The National Portrait Gallery, London has announced Coming Home, a simple but powerful idea that will see the NPG lend 50 of their most beloved portraits to places across the country closely associated with that of the sitters. David Hockney will go to Bradford, Richard III to Leicester, Tracey Emin to Margate and William Wilberforce to Hull with many more to follow.
Culture Secretary Jeremy Wright made his first ministerial visit to the National Portrait Gallery today to launch Coming Home, which will allow the National Portrait Gallery to loan portraits of iconic individuals to places across the country they are most closely associated with. The new initiative will enable 50 portraits from the National Collection to travel to towns and cities across the UK from 2019 onwards and has been made possible by the Department for Digital, Culture, Media and Sport, and generous contributions from The Thompson Family Charitable Trust and funds raised at the Gallery’s Portrait Gala in 2017.
The programme is made possible by the DCMS, The Thompson Family Charitable Trust and funds raised at the Gallery’s Portrait Gala in 2017.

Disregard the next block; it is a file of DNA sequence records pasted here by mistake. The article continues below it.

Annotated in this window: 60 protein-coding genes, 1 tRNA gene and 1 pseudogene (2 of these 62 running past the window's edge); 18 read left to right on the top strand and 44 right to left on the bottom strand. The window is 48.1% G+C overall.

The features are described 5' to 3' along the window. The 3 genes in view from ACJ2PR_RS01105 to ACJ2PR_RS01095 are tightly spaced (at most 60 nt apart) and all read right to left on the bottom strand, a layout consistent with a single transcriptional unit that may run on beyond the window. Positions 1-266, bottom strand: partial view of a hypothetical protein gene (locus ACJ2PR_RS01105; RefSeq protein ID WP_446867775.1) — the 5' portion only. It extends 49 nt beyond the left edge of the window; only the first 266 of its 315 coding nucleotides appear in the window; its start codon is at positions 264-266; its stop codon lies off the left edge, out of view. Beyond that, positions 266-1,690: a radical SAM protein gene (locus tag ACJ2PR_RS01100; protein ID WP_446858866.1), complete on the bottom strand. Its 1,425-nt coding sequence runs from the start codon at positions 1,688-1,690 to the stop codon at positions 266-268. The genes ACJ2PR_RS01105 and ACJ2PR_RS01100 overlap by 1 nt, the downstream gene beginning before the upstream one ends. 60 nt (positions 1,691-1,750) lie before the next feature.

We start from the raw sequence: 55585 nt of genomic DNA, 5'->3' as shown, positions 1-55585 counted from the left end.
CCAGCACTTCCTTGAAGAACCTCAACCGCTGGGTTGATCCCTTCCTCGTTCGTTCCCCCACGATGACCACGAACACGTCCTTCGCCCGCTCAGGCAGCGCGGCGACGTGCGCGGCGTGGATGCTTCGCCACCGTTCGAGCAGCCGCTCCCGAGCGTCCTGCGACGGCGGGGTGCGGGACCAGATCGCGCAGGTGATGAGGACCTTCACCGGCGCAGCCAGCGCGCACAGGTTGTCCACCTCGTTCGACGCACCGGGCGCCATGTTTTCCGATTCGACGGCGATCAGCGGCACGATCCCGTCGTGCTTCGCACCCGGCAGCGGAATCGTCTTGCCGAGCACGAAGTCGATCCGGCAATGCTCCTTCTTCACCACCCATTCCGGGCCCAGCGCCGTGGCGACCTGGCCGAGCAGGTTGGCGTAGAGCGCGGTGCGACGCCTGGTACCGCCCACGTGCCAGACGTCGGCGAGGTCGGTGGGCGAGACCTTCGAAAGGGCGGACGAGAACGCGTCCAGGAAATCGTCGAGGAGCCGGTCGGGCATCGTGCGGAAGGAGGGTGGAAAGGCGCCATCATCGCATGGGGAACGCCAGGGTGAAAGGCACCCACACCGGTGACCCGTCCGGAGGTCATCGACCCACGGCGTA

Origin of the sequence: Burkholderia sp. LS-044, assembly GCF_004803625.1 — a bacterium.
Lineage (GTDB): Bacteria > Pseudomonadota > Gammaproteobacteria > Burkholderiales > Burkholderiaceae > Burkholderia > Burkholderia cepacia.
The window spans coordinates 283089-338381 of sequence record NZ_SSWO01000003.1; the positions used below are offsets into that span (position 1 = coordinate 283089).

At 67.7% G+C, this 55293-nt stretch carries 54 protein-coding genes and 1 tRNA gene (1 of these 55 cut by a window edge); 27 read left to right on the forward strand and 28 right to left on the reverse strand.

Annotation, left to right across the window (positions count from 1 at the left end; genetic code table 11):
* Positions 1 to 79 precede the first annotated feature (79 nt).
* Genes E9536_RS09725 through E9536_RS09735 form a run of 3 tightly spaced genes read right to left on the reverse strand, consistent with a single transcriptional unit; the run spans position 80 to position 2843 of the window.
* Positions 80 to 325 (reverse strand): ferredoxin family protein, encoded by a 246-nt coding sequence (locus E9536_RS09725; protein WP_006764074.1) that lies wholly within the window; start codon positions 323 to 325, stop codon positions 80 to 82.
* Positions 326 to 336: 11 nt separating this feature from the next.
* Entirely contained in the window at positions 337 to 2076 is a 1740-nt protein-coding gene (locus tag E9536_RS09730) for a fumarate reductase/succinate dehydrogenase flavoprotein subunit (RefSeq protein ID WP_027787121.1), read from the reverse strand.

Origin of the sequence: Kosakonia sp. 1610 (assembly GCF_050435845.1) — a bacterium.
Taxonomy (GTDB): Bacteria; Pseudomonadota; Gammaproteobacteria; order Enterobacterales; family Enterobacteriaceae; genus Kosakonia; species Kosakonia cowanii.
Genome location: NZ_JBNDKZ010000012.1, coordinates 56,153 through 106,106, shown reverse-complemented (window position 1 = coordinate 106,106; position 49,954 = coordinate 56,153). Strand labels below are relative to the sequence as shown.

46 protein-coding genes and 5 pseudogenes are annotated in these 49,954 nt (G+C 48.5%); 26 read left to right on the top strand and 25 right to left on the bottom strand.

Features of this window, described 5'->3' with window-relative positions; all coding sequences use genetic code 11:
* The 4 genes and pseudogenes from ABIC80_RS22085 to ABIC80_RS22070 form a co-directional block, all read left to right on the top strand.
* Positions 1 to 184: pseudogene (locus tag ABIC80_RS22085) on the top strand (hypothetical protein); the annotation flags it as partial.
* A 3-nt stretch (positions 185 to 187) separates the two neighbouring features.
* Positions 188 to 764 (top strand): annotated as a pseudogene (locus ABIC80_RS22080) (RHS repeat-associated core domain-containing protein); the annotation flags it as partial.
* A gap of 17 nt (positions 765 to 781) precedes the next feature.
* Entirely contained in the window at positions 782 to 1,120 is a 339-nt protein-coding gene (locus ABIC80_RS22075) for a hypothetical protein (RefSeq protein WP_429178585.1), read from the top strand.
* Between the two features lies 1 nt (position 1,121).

Sir Thomas Lawrence’s famous portrait of the person who led Britain’s campaign to abolish slavery and Yorkshire M.P., William Wilberforce will be exhibited in Hull, the place of his birth, for the first time as part of this major new project. Lawrence’s unfinished portrait of Wilberforce was one of the first works acquired by the National Portrait Gallery when it was established in 1856 and was said to capture ‘the intellectual power and winning sweetness of the veteran statesman’. The work will go on display in the Ferens Art Gallery in Hull in 2019.
Nicholas Cullinan said, “The idea is do something unique, ambitious, inclusive and truly national in scope and reach that fosters a sense of pride and connects local communities to a bigger national history, in our role as the nation’s family album.”
Coming Home will also see:
· The Gallery’s 16th-century portrait of Richard III loaned to the New Walk Museum and Art Gallery in Leicester, the city in which the king was buried
· Emma Wesley’s portrait of Johnson Beharry, who served in the Princess of Wales Royal Regiment and is the first living British person, since 1965, to be awarded the Victoria Cross for his actions in Iraq in 2004, travel to the PWRR & Queen’s Museum in Dover
· David Hockney’s Self-Portrait with Charlie go to Cartwright Hall Art Gallery in the artist’s hometown of Bradford
· Kate Peters’ photographic portrait of Sheffield-born athlete Jessica Ennis-Hill taken in 2012, when Ennis-Hill won the gold medal in the heptathlon with a British and Commonwealth record-breaking score, go on loan to Museums Sheffield
· Tracey Emin’s ‘Death Mask’ go on display in Emin’s hometown of Margate for the first time at Margate Library in partnership with Turner Contemporary